I write on behalf of the U.S. Conference of Catholic Bishops’ Committee on Migration (USCCB/COM) to urge you to support S.1615 the “Dream Act of 2017.” This bipartisan legislation, introduced on July 20, 2017, by Senators Lindsey Graham (R-SC) and Richard Durbin (D-IL), would protect numerous immigrant youth from deportation, including the approximately 780,000 Deferred Action for Childhood Arrivals (DACA) recipients.
The Dream Act is intended to protect immigrant youth who entered the United States as children and know America as their only home. The bill offers qualifying immigrant youth “conditional permanent resident status” and a path to full lawful permanent residency and eventual citizenship. In order to receive the conditional status, the youth must, among other requirements, have entered the U.S. as a child, been continuously present in the United States for at least four years prior to enactment of the bill, meet certain admissibility and security requirements, and have obtained or be pursuing secondary education. Current DACA recipients are also deemed eligible for the conditional status. S.1615 allows recipients of this conditional status to obtain non-conditional lawful permanent residency if they satisfy requirements that include: background checks; demonstrated English proficiency; and either education in a higher learning institution, honorable military service, three years of employment in the United States, or a hardship exception.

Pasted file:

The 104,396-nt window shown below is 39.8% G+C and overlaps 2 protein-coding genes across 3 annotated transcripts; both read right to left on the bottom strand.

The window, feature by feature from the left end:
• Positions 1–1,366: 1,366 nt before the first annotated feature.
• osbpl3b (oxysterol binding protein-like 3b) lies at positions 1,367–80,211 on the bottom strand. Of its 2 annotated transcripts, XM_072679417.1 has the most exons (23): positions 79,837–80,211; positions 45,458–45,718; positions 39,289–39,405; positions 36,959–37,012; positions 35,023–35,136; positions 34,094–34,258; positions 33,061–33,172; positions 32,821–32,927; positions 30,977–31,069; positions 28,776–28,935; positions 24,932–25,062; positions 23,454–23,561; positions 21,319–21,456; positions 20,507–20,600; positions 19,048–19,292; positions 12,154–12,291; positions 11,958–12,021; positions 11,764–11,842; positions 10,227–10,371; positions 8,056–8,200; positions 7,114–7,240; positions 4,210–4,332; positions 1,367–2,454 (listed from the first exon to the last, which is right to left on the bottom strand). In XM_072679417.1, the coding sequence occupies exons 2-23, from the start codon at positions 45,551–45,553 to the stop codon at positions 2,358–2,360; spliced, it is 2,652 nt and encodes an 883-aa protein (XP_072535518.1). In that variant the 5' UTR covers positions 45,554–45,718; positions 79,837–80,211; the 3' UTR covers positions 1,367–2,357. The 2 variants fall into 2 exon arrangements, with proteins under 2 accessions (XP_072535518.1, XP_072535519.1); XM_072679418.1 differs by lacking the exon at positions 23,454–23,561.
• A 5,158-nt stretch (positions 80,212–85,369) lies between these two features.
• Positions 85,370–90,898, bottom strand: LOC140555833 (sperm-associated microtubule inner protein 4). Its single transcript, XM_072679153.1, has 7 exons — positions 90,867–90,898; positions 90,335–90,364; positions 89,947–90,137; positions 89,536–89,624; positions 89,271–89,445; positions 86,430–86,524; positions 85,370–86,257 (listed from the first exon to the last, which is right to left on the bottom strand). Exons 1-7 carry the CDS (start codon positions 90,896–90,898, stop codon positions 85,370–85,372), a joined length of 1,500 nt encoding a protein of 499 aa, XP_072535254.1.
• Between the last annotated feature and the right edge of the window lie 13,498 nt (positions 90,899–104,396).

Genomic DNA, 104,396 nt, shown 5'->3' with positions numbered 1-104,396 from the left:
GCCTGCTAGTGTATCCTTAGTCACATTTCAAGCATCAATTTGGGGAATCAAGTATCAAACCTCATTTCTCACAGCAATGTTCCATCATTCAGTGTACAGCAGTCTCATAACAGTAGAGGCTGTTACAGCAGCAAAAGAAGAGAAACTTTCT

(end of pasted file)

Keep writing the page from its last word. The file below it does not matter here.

My brother bishops and I believe in protecting the dignity of every human being, particularly that of our children. The Catholic Bishops have long supported these immigrant youths and their families who are contributors to our economy, academic standouts in our universities, and leaders in our parishes. These youths have grown up in our country, some even choosing to put their lives on the line to serve in our armed forces. They truly exemplify the extraordinary contributions that immigrants can provide to our nation. These youths should not be forced to live their lives in constant fear that they will be deported at any moment and separated from their families. It is both our moral duty and in our nation’s best interest to protect them and allow them to reach their God-given potential.
For these reasons, we ask you to support and co-sponsor the Dream Act of 2017. We also urge you to continue to work towards the larger legislative reform of our immigration laws that our country so desperately needs. As always, USCCB/COM stands ready to work with Congress to reform our immigration system in a humane, just, and common-sense manner.
Most Rev. Joe S. Vásquez
Chairman, USCCB Committee on Migration